Those who know me well would know that I enjoy coffee shops and eateries. I cannot for the life of me understand how people can hate the idea of eating and enjoying a good conversation. Even when eating alone and communing with ones own thoughts. And often you can get a sense of what's going on in other people's worlds when you pick up the ancillary noises in the establishment. It can be amusing to hear what people think of their best friends, family, spouses or lovers. Please, I'm not suggesting you wilfully eavesdrop, but it is difficult to not listen when the speaker virtually wants the world to know. And so often, you also get to experience other people's behaviour.
Last week I was having lunch in a well-known eatery. Nothing spectacular on my plate, so I didn't waste too much time getting my digestive system working. After my meal and the accompanying coffee fix, I made my way to the pay point. It is here that my day changed.
A fellow patron approached the on-duty manager to complain about his food. No problem, except the tone of the man's voice and his body language. If, like me, you've grown up under Apartheid, the behaviour is instinctively recognisable - it's a "baaskap" attitude. The man barked at the manageress, and my insides boiled as I listened to this exchange. Here stood an overweight, dumpy-size male, instructing the manageress to fix his meal or he will not pay for it, and then dismissed her before she was able to respond. Of course, half of the meal was first consumed. I would have been ashamed to ask for more food, given his well managed, obese physique. His whole attitude smacked of cultural and class superiority.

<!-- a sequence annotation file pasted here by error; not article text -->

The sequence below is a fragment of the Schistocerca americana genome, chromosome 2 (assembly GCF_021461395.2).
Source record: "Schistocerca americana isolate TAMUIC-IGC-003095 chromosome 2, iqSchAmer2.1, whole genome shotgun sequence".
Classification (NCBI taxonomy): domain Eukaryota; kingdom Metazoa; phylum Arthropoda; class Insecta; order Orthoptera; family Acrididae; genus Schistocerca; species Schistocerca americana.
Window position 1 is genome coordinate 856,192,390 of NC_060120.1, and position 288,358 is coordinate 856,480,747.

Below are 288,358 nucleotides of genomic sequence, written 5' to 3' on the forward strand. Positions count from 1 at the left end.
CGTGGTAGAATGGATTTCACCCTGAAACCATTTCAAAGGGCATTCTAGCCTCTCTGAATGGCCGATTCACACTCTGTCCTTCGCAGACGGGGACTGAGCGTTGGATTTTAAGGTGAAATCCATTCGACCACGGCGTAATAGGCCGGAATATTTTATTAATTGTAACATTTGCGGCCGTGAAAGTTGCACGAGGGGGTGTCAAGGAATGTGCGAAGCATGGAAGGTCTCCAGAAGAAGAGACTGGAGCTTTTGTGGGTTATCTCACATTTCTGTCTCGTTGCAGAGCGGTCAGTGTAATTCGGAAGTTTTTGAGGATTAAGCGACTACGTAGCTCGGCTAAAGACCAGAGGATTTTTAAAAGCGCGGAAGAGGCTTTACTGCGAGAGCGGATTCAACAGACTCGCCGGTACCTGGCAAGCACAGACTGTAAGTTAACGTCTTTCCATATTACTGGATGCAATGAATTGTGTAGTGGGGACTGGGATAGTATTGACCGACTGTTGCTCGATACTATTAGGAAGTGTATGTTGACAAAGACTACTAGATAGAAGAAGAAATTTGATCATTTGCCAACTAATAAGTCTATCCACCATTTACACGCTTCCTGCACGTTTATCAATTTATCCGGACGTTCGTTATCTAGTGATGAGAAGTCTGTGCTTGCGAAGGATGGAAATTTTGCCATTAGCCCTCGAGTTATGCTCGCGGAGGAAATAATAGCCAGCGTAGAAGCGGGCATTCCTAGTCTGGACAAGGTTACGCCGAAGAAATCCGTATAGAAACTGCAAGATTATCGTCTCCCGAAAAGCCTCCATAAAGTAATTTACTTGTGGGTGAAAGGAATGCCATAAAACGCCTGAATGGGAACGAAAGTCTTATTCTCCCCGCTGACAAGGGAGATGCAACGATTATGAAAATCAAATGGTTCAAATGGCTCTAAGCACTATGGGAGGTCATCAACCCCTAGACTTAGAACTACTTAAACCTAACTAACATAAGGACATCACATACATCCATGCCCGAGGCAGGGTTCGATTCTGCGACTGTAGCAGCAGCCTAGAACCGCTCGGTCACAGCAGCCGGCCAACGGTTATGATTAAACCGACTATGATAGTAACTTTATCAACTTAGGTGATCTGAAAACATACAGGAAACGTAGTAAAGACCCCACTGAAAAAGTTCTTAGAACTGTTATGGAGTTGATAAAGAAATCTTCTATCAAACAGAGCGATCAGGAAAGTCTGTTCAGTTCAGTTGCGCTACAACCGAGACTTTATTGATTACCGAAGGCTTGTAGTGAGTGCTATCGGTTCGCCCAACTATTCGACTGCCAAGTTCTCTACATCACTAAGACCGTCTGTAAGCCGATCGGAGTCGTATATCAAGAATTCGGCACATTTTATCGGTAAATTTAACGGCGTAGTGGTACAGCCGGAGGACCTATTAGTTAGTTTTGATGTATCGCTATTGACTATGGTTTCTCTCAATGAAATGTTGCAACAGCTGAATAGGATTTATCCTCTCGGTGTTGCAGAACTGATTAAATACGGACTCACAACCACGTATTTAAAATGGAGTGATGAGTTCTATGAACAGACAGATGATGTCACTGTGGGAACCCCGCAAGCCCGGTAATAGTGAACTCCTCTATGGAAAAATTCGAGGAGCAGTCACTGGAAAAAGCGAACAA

Yes, prejudice is alive and well. In spite of the many gains we've made as a society post-1994, we cannot rest. We must continue to challenge and fight against it. Democracy never eradicated this scourge. We dare not ignore it. It is a cancer that will destroy us. And why am I emphasizing this? The reason has nothing to do with this anal behaviour in an adult being, but everything to do with the minors that accompanied him. For whilst he was performing, I was watching the children with him. And the scary part, for me, was that the children had a similar demeanour as the adult. And that's so disconcerting.
I suspect these kids were no older than ten years, and oh so impressionable. And the impressions they are assimilating and using to mould their own views of the world is being poisoned by an adult; an adult who cannot engage others without aggression, condescending language, threats and disrespect. And his sniggers will become their sniggers if not challenged.
Once again I realised how important a task our educators have in all our schools. Once again I realised why our educators cannot afford to simply focus on the academic stuff, why Life Skills and Life Orientation are important subjects and must be given there legitimate space on the timetables of schools. If we don't ensure this, we leave the "holistic view" approach to raising a child solely in the hands of our parents, and whilst many parents are able to manage this, we cannot run the risk to our society if we do not negate the approach of the many parents who don't.
What do you think? Do leave a comment.